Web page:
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Guide to the George Marion Papers ALBA.045

Tamiment Library and Robert F. Wagner Labor Archive
Elmer Holmes Bobst Library
70 Washington Square South
2nd Floor
New York, NY 10012
(212) 998-2596
special.collections@nyu.edu


Tamiment Library and Robert F. Wagner Labor Archives

Collection processed by Wendy Scheir

This finding aid was produced using ArchivesSpace on August 03, 2021
Description is in English.

 Edited by Anna Björnsson McCormick to correct George Marion's date of death   , August 2021

Scope and Content Note

The George Marion Papers consist predominantly of correspondence, research, and personal material produced between 1936 and 1937.

George Marion used the names Marion Greenspan (Greenspan was Celia's maiden name, and the name appears on identification cards as far back as 1931); and James Hawthorne for some of his writings. He published his full-length books as George Marion. He often used the nickname "Marrie," especially in his correspondence with Greenspan.

The collection is arranged in three series:

Series I: Correspondence.Largely consists of outgoing and incoming letters between George Marion and Celia Greenspan written in 1936 and 1937 while both were volunteering in different towns in Spain. Their letters concern their day-to-day activities-Greenspan writes about her lab and hospital work, Marion about his travels to battle lines. In June, 1937 Marion began to pressure Greenspan into severing her ties with the International Brigade and resigning her position in order that she could be with him in Madrid. Greenspan prevaricated for a month-torn between her desire to be with Marion and her feeling of responsibility to her nursing position in Murcia's extremely busy wartime hospital. (Some of Greenspan's letters from this period were written on the reverse side of vaccination certifications.) Finally Greenspan gave in to Marion's efforts to persuade her. Their letters stop in late July, 1937 with Greenspan expressing anxiety about getting into Madrid without her International Brigade identification. Also of special note in this series are a letter from "Mrs. Finlay" to Marion asking for information about her son who had died in the SCW; and a 1938 letter heavily censored with scissors from Joseph Rosentein in Spain to Marion in New York. There is one letter in Spanish addressed to Greenspan from José Saldaña.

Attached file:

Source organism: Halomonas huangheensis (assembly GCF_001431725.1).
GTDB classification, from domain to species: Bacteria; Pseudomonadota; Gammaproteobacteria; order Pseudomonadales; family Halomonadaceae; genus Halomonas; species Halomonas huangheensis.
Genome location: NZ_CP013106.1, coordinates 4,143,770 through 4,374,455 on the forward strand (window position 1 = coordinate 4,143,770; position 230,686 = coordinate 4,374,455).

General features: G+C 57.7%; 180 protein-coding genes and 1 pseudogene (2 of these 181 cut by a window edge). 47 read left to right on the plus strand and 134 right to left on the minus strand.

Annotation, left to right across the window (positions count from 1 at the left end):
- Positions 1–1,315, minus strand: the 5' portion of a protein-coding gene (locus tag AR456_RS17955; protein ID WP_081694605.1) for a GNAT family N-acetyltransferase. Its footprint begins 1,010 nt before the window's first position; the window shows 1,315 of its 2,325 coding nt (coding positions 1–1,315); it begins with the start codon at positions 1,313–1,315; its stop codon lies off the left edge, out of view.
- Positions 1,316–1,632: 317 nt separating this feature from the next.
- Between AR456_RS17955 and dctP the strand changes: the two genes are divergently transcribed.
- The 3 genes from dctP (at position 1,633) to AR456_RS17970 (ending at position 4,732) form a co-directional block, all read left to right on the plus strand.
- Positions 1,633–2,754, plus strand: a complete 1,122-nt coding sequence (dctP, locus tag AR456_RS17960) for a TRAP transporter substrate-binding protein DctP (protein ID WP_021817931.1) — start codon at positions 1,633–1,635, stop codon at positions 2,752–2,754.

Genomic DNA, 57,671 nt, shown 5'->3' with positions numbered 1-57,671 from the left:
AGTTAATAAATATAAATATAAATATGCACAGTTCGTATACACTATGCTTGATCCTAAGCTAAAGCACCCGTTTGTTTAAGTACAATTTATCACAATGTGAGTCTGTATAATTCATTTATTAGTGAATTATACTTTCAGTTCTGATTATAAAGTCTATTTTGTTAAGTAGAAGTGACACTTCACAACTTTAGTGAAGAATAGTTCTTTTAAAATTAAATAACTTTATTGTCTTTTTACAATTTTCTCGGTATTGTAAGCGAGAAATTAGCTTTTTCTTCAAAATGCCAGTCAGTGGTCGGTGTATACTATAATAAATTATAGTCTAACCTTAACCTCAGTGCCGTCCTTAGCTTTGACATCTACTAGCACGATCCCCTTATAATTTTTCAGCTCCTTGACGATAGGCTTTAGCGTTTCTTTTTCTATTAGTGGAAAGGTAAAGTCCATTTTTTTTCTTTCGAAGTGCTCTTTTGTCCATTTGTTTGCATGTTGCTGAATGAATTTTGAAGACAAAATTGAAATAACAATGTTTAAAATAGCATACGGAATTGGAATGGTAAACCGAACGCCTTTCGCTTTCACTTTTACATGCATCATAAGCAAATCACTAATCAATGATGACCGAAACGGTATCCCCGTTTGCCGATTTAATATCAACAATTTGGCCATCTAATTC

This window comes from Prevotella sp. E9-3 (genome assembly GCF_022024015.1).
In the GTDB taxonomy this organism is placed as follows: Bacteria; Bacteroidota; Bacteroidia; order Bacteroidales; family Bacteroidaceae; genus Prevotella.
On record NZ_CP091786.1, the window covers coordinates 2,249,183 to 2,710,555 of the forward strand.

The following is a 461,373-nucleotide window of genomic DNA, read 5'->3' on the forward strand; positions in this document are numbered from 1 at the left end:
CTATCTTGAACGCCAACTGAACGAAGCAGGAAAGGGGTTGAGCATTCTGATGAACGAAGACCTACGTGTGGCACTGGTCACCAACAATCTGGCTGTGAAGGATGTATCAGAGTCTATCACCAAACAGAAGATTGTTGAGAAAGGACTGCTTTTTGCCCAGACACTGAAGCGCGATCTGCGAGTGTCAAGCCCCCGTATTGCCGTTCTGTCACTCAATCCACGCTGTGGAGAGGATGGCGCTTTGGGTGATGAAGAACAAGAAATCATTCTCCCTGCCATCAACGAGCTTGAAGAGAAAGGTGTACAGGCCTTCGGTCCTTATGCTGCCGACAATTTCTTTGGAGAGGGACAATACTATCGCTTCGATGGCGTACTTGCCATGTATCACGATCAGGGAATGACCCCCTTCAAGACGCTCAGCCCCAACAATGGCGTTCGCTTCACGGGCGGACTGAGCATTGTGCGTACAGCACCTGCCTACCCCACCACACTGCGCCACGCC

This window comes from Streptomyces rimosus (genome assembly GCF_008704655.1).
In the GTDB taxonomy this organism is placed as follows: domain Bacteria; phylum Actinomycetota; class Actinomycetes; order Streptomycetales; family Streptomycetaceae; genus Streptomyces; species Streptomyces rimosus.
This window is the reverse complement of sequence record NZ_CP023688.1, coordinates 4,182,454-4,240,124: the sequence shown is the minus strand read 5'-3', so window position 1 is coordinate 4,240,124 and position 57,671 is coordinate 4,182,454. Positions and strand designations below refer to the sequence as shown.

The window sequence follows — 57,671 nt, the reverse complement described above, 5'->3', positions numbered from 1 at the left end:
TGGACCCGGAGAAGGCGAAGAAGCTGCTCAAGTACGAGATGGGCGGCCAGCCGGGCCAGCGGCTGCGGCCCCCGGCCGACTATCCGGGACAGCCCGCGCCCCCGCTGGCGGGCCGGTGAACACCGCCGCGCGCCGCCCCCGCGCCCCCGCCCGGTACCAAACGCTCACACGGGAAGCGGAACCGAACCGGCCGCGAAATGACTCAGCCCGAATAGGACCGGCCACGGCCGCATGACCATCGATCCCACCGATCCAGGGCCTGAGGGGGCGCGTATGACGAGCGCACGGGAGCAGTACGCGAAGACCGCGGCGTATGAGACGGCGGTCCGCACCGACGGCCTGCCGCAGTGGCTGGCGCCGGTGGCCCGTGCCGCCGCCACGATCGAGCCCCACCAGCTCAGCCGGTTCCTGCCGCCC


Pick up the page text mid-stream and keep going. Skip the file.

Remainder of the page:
Series II: Subject Files.Consists of ID and press cards for Marion: includes a 1931 Certificate of Seaman's Service as mess-boy duty on the S.S. West Humhaw; a card for the Socorro Rojo Internacional (Canadian Blood Transfusion Service division in Madrid) signed by Norman Bethune; and Spanish language papers issued by the International Brigade certifying Marion to travel in battle areas. Printed matter includes leaflets dropped from planes offering safe repatriation (in German and French); an antifascist cartoon; SCW postcards; and a small map of Barcelona. The Celia Greenspan file contains her International Brigade passport, identification papers and cards.

Series III: Writings.Consists of extensive research, notes, and chronologies (typescripts and 3 x 5 cards) by George Marion detailing the progress of the political situation in Spain from 1913 through 1938. There is a proposal and a rejection letter for a book called  Defense of Madrid. Also included are typescripts for articles and books on the SCW, including "Civilian at Guadalajara,"  The Yanks Were There, and  Thou Too, Madrid.

Arrangement

Folders are arranged alphabetically by subject/author heading within each series. Unidentified authors are at the back of each series.

Organized into three series:

Missing Title

  1. I: Correspondence
  2. II: Subject Files
  3. III: Writings